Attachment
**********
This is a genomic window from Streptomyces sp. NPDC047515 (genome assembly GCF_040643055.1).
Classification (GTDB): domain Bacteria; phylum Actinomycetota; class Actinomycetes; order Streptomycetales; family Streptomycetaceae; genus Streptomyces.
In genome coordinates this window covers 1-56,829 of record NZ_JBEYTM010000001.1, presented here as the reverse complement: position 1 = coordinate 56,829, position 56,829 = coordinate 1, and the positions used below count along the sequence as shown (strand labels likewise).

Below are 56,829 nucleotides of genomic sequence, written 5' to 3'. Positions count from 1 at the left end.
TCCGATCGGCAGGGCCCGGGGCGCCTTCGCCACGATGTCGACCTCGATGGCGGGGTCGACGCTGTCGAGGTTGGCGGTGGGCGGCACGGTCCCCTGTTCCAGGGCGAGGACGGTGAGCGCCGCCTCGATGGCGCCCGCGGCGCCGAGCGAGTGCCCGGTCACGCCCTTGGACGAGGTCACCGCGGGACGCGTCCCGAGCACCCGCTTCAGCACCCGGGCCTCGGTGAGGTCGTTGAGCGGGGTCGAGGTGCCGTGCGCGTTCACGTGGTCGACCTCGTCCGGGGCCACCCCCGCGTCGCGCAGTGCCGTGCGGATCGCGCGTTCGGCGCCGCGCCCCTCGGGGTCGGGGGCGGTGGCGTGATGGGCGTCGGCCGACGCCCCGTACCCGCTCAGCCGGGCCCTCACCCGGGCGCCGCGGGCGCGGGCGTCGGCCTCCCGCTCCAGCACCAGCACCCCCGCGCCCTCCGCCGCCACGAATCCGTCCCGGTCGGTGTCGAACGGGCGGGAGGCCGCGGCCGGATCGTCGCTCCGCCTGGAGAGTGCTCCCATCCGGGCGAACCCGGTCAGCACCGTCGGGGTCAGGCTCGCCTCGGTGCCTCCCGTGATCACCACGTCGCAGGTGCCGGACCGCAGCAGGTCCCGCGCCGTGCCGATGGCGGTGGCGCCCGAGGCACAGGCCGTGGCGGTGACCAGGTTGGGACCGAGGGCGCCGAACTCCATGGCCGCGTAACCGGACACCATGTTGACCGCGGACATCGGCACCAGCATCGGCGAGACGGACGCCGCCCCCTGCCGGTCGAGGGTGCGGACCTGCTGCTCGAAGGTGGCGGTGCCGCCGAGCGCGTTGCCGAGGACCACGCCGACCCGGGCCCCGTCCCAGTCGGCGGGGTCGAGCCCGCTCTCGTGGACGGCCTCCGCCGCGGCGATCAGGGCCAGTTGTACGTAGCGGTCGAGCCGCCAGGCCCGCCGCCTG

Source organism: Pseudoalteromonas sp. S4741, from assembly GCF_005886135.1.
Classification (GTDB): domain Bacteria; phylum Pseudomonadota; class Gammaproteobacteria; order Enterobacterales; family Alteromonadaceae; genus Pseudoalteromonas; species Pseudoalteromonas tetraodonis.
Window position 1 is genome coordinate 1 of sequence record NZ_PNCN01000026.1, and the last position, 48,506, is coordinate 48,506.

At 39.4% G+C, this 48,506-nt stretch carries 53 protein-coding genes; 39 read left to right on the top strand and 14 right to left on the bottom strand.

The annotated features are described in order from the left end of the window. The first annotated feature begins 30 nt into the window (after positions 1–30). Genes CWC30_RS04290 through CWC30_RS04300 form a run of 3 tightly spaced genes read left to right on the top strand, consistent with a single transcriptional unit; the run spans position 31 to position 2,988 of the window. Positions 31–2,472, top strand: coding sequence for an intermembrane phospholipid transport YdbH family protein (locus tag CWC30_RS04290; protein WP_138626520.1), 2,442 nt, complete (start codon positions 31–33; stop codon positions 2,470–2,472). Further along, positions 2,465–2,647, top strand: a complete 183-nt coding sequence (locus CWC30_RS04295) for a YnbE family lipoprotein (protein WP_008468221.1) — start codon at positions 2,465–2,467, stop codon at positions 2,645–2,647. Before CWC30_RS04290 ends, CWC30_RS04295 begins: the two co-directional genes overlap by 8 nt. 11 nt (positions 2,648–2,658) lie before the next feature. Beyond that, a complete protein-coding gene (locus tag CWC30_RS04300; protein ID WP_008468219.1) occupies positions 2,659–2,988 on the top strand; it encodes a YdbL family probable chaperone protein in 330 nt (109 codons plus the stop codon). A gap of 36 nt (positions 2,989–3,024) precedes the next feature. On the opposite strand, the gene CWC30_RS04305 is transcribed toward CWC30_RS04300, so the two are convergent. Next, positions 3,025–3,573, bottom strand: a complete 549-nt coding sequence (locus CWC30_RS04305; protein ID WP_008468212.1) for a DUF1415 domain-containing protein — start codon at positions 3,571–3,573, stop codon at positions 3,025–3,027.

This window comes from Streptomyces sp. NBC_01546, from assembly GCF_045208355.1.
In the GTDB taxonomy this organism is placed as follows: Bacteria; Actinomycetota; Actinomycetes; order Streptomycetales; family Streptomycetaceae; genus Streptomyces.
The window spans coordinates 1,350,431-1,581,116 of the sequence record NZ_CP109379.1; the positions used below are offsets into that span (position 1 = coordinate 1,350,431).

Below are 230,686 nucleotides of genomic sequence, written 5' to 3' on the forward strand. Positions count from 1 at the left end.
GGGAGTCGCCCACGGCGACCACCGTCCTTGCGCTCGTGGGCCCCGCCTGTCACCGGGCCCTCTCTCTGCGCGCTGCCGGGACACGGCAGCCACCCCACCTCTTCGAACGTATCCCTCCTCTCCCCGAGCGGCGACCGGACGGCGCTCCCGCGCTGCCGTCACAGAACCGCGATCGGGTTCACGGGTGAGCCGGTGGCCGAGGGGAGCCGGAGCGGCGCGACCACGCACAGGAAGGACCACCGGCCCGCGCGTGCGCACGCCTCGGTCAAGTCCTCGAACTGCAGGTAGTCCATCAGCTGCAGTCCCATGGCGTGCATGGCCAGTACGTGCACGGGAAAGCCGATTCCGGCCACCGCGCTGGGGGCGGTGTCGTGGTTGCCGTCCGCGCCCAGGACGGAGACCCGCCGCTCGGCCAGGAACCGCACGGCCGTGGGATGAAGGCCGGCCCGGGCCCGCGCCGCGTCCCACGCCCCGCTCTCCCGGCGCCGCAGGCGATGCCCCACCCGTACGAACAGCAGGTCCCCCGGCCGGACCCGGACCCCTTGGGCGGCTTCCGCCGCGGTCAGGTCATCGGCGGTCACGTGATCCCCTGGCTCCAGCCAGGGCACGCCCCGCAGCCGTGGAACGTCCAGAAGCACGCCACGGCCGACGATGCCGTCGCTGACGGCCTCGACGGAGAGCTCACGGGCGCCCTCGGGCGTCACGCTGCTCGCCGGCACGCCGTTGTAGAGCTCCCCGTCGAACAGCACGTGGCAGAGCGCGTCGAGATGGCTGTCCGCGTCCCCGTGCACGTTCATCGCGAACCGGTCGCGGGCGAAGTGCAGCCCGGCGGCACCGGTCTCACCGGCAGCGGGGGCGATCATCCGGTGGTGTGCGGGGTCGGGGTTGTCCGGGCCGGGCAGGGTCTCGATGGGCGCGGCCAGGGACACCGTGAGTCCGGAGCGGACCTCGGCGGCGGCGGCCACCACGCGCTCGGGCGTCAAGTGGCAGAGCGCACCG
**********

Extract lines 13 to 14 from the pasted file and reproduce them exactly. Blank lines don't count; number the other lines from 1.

The window spans coordinates 1,350,431-1,581,116 of the sequence record NZ_CP109379.1; the positions used below are offsets into that span (position 1 = coordinate 1,350,431).

Below are 230,686 nucleotides of genomic sequence, written 5' to 3' on the forward strand. Positions count from 1 at the left end.